Bond commissions can also be confusing. Whereas you might pay a flat commission to buy and sell stocks, the commission on bonds is built into the bond’s price. So, for example, if your broker originally bought the bond for $1,000 and it yielded 7%, he might sell it to you for $1,100, in which case it would only yield 6.4% for you ($70 divided by $1,100). The spread between his buying price and his selling price is effectively his commission. Big investors, who can sink millions of dollars into a bond at once, also tend to get better prices than small investors, who might only be able to buy $10,000 worth of a bond.

For the longest time, small investors couldn’t see how much other investors were buying and selling bonds for, meaning that their broker could seriously rip them off. Fortunately, SIFMA has put together a website where you can look up the prices of recent bond transactions.

When the Hassle is Worth It

All those caveats probably beg the question: Why bother?

For investors just starting out or who have a small amount of their portfolios to devote to bonds (less than $100,000), the answer is, “Don’t!” Just stick with a no-load, low expense mutual fund until you’ve amassed more.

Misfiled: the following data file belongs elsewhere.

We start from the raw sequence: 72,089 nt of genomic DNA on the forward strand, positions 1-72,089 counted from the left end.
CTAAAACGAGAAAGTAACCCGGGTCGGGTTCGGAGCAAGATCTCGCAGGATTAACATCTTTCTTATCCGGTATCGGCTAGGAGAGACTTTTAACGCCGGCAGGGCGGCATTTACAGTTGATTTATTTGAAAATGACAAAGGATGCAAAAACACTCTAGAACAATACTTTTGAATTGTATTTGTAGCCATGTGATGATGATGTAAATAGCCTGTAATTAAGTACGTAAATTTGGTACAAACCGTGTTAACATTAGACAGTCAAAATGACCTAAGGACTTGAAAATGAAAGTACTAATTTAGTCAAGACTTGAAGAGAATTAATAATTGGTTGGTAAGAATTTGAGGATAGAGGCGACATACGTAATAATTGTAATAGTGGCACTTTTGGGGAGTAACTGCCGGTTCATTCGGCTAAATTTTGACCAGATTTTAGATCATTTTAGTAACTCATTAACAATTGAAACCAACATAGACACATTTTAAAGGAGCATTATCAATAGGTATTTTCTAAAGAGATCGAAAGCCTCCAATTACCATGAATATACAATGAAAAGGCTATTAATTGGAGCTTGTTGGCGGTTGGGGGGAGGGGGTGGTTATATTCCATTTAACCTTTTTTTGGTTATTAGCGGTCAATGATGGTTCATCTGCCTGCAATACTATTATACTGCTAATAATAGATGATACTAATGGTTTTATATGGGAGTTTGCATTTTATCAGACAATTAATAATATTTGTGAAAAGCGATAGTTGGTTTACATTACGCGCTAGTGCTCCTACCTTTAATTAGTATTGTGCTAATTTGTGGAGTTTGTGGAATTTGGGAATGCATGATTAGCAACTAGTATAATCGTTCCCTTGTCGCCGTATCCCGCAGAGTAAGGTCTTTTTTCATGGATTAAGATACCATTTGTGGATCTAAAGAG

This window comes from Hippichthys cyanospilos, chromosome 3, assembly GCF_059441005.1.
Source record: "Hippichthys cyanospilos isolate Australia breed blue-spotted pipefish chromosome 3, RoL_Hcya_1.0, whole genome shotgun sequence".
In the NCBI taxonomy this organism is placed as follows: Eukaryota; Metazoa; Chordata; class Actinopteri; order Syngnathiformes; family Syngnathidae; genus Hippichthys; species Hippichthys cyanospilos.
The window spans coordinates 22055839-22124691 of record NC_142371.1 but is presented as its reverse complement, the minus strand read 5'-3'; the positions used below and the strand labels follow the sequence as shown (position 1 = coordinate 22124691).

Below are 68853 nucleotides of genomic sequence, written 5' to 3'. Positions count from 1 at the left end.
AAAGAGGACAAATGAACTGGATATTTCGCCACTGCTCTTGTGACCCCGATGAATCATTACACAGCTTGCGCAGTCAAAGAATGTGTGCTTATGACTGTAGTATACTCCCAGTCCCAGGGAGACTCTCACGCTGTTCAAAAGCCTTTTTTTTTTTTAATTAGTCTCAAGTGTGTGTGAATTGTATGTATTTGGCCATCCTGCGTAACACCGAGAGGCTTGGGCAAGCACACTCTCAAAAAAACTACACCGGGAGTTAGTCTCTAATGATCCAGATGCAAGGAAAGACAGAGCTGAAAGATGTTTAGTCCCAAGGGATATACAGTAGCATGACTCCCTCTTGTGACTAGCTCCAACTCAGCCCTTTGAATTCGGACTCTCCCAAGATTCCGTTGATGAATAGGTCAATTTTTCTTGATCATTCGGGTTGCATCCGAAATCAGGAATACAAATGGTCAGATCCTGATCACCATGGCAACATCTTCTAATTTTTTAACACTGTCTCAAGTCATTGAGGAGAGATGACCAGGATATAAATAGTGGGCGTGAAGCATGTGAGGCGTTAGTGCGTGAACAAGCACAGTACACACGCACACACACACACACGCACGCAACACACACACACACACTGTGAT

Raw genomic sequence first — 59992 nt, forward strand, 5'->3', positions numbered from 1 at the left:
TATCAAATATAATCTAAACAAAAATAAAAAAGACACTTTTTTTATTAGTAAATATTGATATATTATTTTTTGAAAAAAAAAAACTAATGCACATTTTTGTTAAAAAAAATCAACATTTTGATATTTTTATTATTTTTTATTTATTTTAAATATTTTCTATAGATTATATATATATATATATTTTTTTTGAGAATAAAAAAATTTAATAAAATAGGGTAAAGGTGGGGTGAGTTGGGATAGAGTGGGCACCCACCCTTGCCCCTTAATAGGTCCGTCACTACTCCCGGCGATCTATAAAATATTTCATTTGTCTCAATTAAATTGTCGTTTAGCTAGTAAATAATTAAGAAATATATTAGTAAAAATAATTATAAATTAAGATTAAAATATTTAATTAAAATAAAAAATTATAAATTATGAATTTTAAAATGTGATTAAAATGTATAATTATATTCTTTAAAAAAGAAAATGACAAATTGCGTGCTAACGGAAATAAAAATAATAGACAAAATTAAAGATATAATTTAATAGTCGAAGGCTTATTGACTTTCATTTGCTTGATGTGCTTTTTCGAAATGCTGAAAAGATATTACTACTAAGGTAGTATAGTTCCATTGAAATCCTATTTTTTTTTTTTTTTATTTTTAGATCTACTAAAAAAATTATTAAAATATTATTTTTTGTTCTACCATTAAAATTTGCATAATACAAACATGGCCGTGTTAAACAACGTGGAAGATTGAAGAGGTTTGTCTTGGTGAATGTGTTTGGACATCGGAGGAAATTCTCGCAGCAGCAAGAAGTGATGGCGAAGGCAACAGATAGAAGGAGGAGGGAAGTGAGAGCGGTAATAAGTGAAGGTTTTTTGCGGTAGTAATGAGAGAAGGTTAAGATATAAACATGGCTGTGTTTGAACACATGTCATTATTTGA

But investors who do meet that criteria can use bonds to create a predictable income stream — something that no bond fund can guarantee.

Related >> A guide to mutual funds

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There are 38 comments to "How do bonds work and are they worth it?".

  1. Writer's Coin says 21 April 2009 at 05:05

    I wish there was a little more actionable stuff in this piece, but thanks for writing it.

    I keep putting off learning about bonds because I don’t need them in my portfolio yet. But all of the sudden it hits me that I’ll be thirty in a couple of years (jeez!–what happened?) and I should know this stuff up and down so when I need to add them to my portfolio I’m not scrambling.

  2. Kevin says 21 April 2009 at 05:30

    “So for each $1,000 bond that the investor owned, he’d get $60 (6% of $1,000) per year, every year until 2020, at which time he’d get his $1,000 back.”

    Maybe I’m messing up the math, but when I run the numbers, I get an actual Compound Annual Growth Rate of only 4.02%. Follow me here:

    You buy a $1,000 bond at 6% for 20 years.
    The bond pays you $60/year (6%) every year.
    At the end of the 20 years, you get your $1,000 back.

    So you’ve invested $1,000 for 20 years, and the final value is $2,200 ($1,200 in interest payments, plus your initial $1,000 returned to you). That’s a CAGR of only 4.02%.